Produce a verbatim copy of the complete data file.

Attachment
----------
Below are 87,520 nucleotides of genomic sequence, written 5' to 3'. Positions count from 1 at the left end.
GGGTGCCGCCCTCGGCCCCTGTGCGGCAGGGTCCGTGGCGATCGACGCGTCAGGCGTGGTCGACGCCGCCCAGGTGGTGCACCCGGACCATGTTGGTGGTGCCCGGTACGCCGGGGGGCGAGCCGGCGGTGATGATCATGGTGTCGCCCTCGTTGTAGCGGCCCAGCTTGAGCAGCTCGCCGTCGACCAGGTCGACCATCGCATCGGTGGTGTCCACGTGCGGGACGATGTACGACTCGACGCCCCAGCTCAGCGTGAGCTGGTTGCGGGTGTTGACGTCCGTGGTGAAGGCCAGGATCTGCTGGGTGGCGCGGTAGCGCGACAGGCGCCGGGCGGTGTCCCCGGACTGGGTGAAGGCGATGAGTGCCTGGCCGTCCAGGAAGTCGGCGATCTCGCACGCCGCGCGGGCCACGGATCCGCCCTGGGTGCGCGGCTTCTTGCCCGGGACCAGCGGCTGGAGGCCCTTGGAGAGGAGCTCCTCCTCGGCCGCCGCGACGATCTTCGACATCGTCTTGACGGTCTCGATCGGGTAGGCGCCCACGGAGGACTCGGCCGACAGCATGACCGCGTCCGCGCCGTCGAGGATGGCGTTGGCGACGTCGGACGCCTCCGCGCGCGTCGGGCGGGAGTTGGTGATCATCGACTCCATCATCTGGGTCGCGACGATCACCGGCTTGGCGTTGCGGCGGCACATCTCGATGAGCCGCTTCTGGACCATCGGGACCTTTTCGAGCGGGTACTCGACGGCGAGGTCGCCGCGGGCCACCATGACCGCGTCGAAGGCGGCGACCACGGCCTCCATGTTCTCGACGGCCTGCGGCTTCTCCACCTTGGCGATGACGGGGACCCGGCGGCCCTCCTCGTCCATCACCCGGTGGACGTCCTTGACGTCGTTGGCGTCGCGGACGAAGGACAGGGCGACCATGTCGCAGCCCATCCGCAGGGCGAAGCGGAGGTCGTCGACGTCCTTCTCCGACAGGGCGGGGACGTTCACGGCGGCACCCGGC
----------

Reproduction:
Below are 87,520 nucleotides of genomic sequence, written 5' to 3'. Positions count from 1 at the left end.
GGGTGCCGCCCTCGGCCCCTGTGCGGCAGGGTCCGTGGCGATCGACGCGTCAGGCGTGGTCGACGCCGCCCAGGTGGTGCACCCGGACCATGTTGGTGGTGCCCGGTACGCCGGGGGGCGAGCCGGCGGTGATGATCATGGTGTCGCCCTCGTTGTAGCGGCCCAGCTTGAGCAGCTCGCCGTCGACCAGGTCGACCATCGCATCGGTGGTGTCCACGTGCGGGACGATGTACGACTCGACGCCCCAGCTCAGCGTGAGCTGGTTGCGGGTGTTGACGTCCGTGGTGAAGGCCAGGATCTGCTGGGTGGCGCGGTAGCGCGACAGGCGCCGGGCGGTGTCCCCGGACTGGGTGAAGGCGATGAGTGCCTGGCCGTCCAGGAAGTCGGCGATCTCGCACGCCGCGCGGGCCACGGATCCGCCCTGGGTGCGCGGCTTCTTGCCCGGGACCAGCGGCTGGAGGCCCTTGGAGAGGAGCTCCTCCTCGGCCGCCGCGACGATCTTCGACATCGTCTTGACGGTCTCGATCGGGTAGGCGCCCACGGAGGACTCGGCCGACAGCATGACCGCGTCCGCGCCGTCGAGGATGGCGTTGGCGACGTCGGACGCCTCCGCGCGCGTCGGGCGGGAGTTGGTGATCATCGACTCCATCATCTGGGTCGCGACGATCACCGGCTTGGCGTTGCGGCGGCACATCTCGATGAGCCGCTTCTGGACCATCGGGACCTTTTCGAGCGGGTACTCGACGGCGAGGTCGCCGCGGGCCACCATGACCGCGTCGAAGGCGGCGACCACGGCCTCCATGTTCTCGACGGCCTGCGGCTTCTCCACCTTGGCGATGACGGGGACCCGGCGGCCCTCCTCGTCCATCACCCGGTGGACGTCCTTGACGTCGTTGGCGTCGCGGACGAAGGACAGGGCGACCATGTCGCAGCCCATCCGCAGGGCGAAGCGGAGGTCGTCGACGTCCTTCTCCGACAGGGCGGGGACGTTCACGGCGGCACCCGGC